One winter day, I was walking through the parking lot at Laurelwood Shopping Center. Laurelwood is a safe, comfortable place. I was in my late 40s. A woman stopped me. She was gray-headed, probably mid-60s. She grasped my arm and, like Coleridge’s ancient mariner, fixed me with her gaze and said, “Young men are going to jump out of the bushes and rape you young women, the way you dress.”
My dress was a black turtleneck sweater dress. I had on black opaque hose. The sweater dress had long sleeves. I wore suede pumps. The pumps were complemented by a suede pocketbook. I probably had on dark sunglasses, but maybe not.
I laughed at her. I thought she was joking. Not only because of the “young women” part of her speech, but also because not one inch of skin was showing on my body.
She was not kidding. “I’m serious,” she said. Her voice was urgent—she had to warn me. Also in her tone was exasperation: if women wouldn’t dress like this, we wouldn’t have all these problems—you’ve got to stop. I’m sure I simply looked at her in befuddlement and walked off.
As I recovered from the incident, I became deeply offended. For one thing, she had just insulted my outfit. I can only surmise she did not like the tightness of the sweater dress, which showed off my curves (such as they are). Or maybe she objected to the drama of the tall thin line of blackness. The heels on my pumps were modest, particularly by today’s standards. But, somehow, she put all of this together and concluded that, if someone attacked me, it was because “I was asking for it.” Can I reiterate that not one inch of skin was showing on my body?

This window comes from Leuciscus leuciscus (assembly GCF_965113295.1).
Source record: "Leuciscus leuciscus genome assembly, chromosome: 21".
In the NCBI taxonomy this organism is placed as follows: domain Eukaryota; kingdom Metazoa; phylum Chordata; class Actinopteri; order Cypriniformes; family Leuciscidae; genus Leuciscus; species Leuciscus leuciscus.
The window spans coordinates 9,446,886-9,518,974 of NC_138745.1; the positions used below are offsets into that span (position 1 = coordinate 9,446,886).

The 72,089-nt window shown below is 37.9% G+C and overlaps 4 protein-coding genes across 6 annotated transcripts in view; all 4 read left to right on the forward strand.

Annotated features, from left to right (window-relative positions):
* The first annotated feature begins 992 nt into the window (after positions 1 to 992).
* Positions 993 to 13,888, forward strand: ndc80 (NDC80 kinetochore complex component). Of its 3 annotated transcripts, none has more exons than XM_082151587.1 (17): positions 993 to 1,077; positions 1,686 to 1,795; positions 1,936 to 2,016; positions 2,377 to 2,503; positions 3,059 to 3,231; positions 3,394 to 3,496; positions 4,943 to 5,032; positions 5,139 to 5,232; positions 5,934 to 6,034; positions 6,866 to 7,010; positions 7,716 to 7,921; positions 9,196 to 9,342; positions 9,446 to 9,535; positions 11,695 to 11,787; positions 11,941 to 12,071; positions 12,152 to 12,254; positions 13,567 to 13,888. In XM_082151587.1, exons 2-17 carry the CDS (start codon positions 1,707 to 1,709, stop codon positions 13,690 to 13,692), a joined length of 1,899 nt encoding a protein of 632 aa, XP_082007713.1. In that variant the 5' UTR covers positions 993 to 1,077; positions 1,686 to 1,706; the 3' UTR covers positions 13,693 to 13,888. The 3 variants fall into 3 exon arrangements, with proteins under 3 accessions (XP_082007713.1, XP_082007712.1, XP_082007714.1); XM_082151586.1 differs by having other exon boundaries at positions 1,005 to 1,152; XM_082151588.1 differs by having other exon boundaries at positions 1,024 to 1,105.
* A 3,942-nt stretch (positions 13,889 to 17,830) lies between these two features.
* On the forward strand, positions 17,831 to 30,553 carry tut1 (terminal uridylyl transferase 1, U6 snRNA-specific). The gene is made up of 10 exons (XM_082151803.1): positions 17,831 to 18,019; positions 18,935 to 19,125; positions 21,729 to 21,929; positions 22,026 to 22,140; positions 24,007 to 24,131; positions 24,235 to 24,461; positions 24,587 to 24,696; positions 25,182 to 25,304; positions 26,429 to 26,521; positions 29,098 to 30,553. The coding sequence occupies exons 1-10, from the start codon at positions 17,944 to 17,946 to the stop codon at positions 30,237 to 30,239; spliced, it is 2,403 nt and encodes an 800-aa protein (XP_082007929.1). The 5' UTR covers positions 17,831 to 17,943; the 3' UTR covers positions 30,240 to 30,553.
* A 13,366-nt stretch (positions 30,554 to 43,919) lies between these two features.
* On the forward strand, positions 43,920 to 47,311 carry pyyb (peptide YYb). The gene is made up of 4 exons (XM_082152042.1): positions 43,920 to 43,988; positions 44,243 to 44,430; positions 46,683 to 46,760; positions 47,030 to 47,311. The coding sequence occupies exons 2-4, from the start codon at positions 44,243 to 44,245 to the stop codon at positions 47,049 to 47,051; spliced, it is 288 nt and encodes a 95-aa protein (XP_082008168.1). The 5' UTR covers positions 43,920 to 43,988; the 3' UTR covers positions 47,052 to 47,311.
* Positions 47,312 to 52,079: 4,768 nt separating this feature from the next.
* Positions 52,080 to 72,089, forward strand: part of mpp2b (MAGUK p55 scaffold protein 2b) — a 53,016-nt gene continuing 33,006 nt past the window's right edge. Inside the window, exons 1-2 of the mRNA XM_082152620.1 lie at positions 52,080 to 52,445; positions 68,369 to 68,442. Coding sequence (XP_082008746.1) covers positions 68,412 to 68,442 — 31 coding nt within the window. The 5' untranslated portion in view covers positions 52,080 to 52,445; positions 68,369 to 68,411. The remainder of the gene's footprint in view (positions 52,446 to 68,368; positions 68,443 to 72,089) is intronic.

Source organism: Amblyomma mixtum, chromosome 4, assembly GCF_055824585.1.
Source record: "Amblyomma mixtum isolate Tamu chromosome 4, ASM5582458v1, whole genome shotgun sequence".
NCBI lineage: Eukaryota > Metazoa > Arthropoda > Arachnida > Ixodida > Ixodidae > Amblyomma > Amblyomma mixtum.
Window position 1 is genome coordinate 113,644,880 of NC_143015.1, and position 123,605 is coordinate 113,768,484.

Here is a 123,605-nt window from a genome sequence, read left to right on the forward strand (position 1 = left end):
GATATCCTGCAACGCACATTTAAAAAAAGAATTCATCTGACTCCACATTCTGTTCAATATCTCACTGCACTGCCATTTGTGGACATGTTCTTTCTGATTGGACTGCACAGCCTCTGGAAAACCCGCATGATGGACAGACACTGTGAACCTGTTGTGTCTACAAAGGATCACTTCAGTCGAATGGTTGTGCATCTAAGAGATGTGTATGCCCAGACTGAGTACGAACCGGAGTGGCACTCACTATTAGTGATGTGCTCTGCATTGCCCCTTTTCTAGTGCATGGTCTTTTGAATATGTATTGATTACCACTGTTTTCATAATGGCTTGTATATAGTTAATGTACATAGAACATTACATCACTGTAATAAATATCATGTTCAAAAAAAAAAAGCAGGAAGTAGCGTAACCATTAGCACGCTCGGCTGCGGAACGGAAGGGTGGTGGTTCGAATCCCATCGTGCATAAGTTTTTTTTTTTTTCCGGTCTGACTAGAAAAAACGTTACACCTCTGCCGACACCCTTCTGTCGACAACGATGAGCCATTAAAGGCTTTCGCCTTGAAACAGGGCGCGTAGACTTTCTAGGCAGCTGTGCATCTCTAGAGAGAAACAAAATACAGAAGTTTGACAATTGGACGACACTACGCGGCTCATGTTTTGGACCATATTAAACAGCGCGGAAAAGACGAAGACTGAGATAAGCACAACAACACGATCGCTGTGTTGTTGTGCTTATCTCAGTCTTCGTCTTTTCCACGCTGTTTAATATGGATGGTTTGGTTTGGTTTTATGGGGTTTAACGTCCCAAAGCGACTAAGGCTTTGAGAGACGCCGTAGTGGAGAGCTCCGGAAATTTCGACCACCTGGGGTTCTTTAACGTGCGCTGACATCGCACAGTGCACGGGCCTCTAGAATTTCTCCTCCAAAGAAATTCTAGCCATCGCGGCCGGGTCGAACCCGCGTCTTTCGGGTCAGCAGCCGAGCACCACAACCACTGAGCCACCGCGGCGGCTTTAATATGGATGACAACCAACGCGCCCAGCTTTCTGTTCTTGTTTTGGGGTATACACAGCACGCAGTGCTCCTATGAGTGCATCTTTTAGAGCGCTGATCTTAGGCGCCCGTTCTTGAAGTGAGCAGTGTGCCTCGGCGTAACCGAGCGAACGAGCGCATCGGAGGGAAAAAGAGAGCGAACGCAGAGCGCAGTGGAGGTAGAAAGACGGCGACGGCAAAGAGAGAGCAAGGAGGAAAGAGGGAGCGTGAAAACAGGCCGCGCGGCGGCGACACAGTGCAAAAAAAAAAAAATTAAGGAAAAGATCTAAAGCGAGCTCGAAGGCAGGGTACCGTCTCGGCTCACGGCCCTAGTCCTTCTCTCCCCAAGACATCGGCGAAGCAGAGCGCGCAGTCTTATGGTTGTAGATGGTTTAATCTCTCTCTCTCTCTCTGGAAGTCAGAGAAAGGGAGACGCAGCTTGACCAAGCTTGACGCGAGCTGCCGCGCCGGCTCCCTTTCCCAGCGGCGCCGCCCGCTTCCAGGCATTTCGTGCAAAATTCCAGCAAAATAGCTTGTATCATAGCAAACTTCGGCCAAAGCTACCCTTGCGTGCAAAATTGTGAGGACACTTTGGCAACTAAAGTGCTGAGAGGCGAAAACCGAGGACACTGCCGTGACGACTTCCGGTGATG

I thought about this experience as I drove home to Memphis today. I had been in Jackson, Mississippi where are my talented sister of Elli Morris Stills in Motion had been shooting the cover for my new novel Tracking Happiness. The protagonist in the novel is a 25-year-old woman from a small Mississippi town. She rides the train cross-country to exonerate her dad in a drug scandal. Along the way, she gets into all types of shenanigans. It must be pointed out, her idea of sophisticated dress is a tad off.
When I stopped at a gas station outside Jackson—still in full costume from the photo shoot—I wondered what the patrons thought of me. Did they conclude that my black fishnet stockings and white lace dress were so provocative as to justify rape? Did these thoughts infect even the women in the store? Where they, too, perpetuating the lie that rape is the result of physical attraction, not violent hatred?
Sliding in behind the wheel, I couldn’t help but wonder: if something happened to me on the way home, would people offer their condolences to my grieving husband, all the while thinking to themselves, “But why was she dressed like that? Didn’t she know she was asking for it?”